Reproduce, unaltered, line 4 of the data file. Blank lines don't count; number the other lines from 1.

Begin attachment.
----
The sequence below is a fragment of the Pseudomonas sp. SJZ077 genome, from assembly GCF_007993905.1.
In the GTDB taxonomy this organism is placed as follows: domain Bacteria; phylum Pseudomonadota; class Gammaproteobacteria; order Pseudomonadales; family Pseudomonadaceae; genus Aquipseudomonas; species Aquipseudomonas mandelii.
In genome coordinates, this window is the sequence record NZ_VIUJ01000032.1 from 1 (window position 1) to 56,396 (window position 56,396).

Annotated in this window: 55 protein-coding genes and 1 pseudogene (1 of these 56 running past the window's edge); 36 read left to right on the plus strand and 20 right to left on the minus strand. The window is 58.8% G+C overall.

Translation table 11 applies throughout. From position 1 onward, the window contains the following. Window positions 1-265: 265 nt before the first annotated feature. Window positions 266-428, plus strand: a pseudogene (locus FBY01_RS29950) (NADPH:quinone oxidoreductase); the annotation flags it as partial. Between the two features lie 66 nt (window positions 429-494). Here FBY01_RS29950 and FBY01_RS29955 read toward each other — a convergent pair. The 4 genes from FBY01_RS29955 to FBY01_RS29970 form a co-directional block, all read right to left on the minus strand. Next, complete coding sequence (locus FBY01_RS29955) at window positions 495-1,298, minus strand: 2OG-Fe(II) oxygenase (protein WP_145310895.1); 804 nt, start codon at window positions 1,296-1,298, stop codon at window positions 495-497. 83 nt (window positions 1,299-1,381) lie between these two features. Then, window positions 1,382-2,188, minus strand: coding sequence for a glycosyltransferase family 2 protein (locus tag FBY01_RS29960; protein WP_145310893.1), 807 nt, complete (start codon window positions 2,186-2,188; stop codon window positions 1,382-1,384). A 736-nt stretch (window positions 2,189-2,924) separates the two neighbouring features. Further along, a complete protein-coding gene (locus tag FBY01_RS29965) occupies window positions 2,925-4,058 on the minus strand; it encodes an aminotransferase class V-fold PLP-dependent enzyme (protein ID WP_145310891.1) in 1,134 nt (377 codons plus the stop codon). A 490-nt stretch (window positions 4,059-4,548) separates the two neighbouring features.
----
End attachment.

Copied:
Annotated in this window: 55 protein-coding genes and 1 pseudogene (1 of these 56 running past the window's edge); 36 read left to right on the plus strand and 20 right to left on the minus strand. The window is 58.8% G+C overall.